13. Principles of Synaptic Transmission • Neurotransmitter Reuptake, Enzymatic Degradation, and Recycling • As long as NT is in the synapse, it is active – activity must somehow be turned off • Clearing of neurotransmitter is necessary for the next round of synaptic transmission • Simple Diffusion • Reuptake aids the diffusion • Neurotransmitter re-enters presynaptic axon terminal or enters glial cells through transporter proteins • The transporters are to be distinguished from the vesicular forms • Enzymatic destruction • In the synaptic cleft • Acetylcholinesterase (AchE)

  14. Principles of Synaptic Transmission • Neuropharmacology • The study of effect of drugs on nervous system tissue • Receptor agonists: Mimic actions of naturally occurring neurotransmitters • E.g. Nicotine binds and activates the Ach receptors of skeletal muscle (nicotinic Ach receptors) • Receptor antagonists: Inhibitors of neurotransmitter receptors • e.g. Curare binds tightly to Ach receptors of skeletal muscle • Toxins and venoms • Defective neurotransmission: Root cause of neurological and psychiatric disorders

  15. DOPAMINE • D1, D2, D3, D4, D5 receptors; all metabotropic • D1, D5: all postsynaptic, and increase adenylatecyclase (AC) • D2, D3, D4: presynaptic and postsynaptic, and decrease AC • Dopamine pathwaysdo many things: • Control flow of blood through the brain • Motor control (nigrostriatal) system • Behavioural control: Dopamine is the brain’s motivational chemical. The primary role of dopamine is pleasure and motivation. • A shortage of brain dopamine causes an indecisive • personality, unable to initiate even the body’s own movement. Parkinson’s disease. • Excess dopamine, more arousal. Attention deficit disorder. May cause schizophrenia.

  16. Neurotransmitters and Neuromodulators • catecholamines synthesized from tyrosine • indoleamines synthesized from tryptophan Catecholamine biosynthesis indoleamine biosynthesis

  17. SEROTONIN - at least 14 different receptor subtypes - 5-HT1A, 5-HT1B, 5-HT1D, 5-HT1E, 5-HT1F; all metabotropic - 5-HT2A, 5-HT2B, 5-HT2C; all metabotropic - 5-HT3; ionotropic, Cl- channel, inhibitory input - 5-HT1B and 5-HT1D are presynapticautoreceptors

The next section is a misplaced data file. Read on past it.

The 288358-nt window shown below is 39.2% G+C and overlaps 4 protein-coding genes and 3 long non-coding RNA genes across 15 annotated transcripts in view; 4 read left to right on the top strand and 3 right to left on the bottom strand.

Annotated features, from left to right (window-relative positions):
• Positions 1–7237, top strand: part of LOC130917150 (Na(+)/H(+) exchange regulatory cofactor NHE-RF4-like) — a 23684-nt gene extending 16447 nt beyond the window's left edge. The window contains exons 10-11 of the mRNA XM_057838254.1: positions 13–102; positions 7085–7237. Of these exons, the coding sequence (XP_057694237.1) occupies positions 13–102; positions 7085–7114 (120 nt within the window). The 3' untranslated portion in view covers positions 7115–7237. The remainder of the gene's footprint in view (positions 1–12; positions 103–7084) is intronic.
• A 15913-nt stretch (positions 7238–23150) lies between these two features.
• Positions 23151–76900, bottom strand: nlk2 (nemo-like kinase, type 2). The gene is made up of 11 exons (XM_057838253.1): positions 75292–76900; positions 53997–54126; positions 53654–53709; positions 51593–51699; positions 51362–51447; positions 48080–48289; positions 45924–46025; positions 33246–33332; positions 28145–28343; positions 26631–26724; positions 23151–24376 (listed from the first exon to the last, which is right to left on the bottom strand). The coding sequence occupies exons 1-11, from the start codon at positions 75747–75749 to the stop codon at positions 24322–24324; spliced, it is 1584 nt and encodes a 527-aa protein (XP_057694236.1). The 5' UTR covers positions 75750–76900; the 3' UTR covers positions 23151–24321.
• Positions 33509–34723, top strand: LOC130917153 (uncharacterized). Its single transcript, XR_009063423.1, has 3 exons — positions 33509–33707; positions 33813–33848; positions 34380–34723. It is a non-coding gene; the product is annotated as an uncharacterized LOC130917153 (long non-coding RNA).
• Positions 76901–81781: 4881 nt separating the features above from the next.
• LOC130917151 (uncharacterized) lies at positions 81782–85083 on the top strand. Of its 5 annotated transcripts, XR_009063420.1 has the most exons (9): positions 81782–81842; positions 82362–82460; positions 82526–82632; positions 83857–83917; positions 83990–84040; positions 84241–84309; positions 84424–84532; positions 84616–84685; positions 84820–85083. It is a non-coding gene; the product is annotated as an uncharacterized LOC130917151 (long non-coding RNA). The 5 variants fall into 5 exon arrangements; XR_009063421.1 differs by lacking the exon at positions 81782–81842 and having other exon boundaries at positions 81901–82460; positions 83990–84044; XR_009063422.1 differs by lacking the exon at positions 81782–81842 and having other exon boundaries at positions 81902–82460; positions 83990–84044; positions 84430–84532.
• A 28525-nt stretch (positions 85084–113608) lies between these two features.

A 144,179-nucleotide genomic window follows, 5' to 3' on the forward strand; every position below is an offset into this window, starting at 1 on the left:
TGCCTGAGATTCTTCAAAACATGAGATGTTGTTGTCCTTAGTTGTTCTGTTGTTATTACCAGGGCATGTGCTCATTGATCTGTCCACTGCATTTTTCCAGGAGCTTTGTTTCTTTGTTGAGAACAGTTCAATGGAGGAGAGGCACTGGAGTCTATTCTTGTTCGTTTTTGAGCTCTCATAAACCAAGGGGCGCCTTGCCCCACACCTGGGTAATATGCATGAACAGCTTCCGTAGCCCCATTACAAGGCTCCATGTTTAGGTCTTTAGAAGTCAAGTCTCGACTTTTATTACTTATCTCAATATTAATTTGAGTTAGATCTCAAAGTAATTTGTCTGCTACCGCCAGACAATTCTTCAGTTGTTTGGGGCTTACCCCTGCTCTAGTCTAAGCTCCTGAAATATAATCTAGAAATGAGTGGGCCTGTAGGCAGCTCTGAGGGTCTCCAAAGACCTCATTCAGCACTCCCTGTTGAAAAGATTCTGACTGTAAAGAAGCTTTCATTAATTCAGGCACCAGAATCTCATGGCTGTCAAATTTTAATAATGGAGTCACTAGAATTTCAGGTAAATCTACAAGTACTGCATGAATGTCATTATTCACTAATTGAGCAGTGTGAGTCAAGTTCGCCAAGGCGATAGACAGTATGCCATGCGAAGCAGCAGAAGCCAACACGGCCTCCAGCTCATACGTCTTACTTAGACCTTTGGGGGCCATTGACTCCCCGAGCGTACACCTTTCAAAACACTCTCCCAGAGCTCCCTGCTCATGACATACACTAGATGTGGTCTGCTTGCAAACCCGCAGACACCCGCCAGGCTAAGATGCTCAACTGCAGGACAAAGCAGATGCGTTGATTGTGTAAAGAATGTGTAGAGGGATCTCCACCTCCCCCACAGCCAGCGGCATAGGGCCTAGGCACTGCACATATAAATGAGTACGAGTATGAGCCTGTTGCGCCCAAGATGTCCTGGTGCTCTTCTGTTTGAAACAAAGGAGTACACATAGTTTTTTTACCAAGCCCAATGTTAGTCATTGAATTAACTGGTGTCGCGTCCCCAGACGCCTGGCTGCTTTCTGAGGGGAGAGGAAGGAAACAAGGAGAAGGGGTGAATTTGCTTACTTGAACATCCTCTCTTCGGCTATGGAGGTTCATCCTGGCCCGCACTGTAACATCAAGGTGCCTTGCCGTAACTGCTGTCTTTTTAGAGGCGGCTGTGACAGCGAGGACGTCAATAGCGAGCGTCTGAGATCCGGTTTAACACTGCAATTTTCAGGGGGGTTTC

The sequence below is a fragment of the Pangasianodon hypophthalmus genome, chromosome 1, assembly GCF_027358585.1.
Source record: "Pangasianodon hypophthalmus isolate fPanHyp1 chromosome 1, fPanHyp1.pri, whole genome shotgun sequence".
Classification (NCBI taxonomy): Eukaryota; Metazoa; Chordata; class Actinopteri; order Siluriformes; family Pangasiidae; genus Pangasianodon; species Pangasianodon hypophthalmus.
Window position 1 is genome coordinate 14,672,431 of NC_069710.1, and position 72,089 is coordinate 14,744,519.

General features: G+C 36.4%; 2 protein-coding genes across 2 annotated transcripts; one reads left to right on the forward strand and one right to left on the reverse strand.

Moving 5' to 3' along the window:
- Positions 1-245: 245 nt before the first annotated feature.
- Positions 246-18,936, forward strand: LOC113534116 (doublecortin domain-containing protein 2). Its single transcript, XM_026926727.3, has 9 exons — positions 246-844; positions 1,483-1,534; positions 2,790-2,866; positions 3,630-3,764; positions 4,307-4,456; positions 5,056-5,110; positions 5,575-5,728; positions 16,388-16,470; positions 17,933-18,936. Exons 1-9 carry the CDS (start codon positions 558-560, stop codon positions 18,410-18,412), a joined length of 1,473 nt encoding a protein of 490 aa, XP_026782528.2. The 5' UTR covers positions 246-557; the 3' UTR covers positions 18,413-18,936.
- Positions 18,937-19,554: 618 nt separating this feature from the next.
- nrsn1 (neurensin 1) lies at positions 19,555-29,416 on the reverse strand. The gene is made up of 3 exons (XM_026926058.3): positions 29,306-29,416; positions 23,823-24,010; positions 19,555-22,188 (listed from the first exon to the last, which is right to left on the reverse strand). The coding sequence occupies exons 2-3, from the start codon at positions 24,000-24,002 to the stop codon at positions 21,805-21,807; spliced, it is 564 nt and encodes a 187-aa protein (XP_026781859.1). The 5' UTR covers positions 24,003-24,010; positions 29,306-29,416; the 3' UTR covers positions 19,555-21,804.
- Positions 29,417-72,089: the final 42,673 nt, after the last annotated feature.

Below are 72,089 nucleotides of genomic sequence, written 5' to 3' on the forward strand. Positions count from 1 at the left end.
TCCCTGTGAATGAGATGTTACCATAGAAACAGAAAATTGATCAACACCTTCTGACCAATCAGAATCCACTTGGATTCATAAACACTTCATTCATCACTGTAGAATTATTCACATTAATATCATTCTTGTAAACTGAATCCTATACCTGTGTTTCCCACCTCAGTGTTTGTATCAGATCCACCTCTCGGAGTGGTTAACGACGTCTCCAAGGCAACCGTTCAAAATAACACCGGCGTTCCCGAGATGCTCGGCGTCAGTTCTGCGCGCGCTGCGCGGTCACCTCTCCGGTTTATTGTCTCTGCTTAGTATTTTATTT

18. A synapse that uses serotonin/5-HT

  19. Fluoxetine/Prozac blocks the SERT Treatment of depression. anxiety disorders, obsessive-compulsive disorders Re-uptake of 5-HT/serotonin

  20. 5–hydroxytryptamine (Serotonin) Functions : • Addiction, aggression, anxiety, impulsivity • Learning, memory, mood • Emesis, nausea, appetite • Penile erection, sexual behavior • Sleep, • Thermoregulation • Respiration • Vasoconstriction • Locomotion Deficiencies in the Function of Serotonin Anxiety, depression, obsessive-compulsive disorder, schizophrenia, stroke, obesity, pain, hypertension, vascular disorders, migraine, and nausea to disruptions and particularly deficiencies of serotonin.

  21. 5–hydroxytryptamine (Serotonin) Clinical uses : • Antidepressants & anxiolytics • Atypical antipsychotics: • Anorectics (decreases appetite): releases 5HT • Antiemetics : • Gastroprokinetic agents: • Antimigraine agents 7.Increases appetite: 5-HT2A blocker

  22. Glutamate • Excitatory neurotransmitter • Located – throughout CNS • Receptor types a) Ionotropic receptors i) NMDA – long duration of action (Ca+ Channel) ii) AMPA – fast action (Na+ Channel) iii) Kainic acid – fast action (Na+ Channel) b) Metabotropic (GPCR) receptors: autoreceptor

  23. Glutamate – clinical use • Alzheimers disease, influenza • Cough suppressant • Anesthesia • Stroke • Epilepsy • Diabetic neuropathic pain • Senile dementia • Suppress withdrawal symptoms from morphine

  24. Gama Amino Butyric Acid (GABA) :  • synthesized from glutamic acid by GAD • Actions - Major inhibitory neurotransmitter (NT) • Location – Widely distributed in brain & spinal cord • Receptor types & actions – • GABAA - Ionotropic, Cl- influx, postsynaptic receptor • - fast IPSP • b) GABAB - Metabotropic, GPCR, • - K+ activate channel , reduce Ca2+ conductance, inhibit adenylcyclase • - slow & long lasting IPSP • c) GABAC - Cl- influx

  25. Clinical uses – GABA related drugs :  As antiepileptics As anesthetics Sedative hypnotics ( BZD, barbiturates) - anxiety - insomnia - sedation & amnesia - component of anesthesia - control of ethanol or sedative-hypnotic withdrawal state - muscle relaxants Migraine headache prophylaxis – - valproate, topiramate Spasmolytics :stroke, cerebral palsy, multiple sclerosis - baclofen, diazepam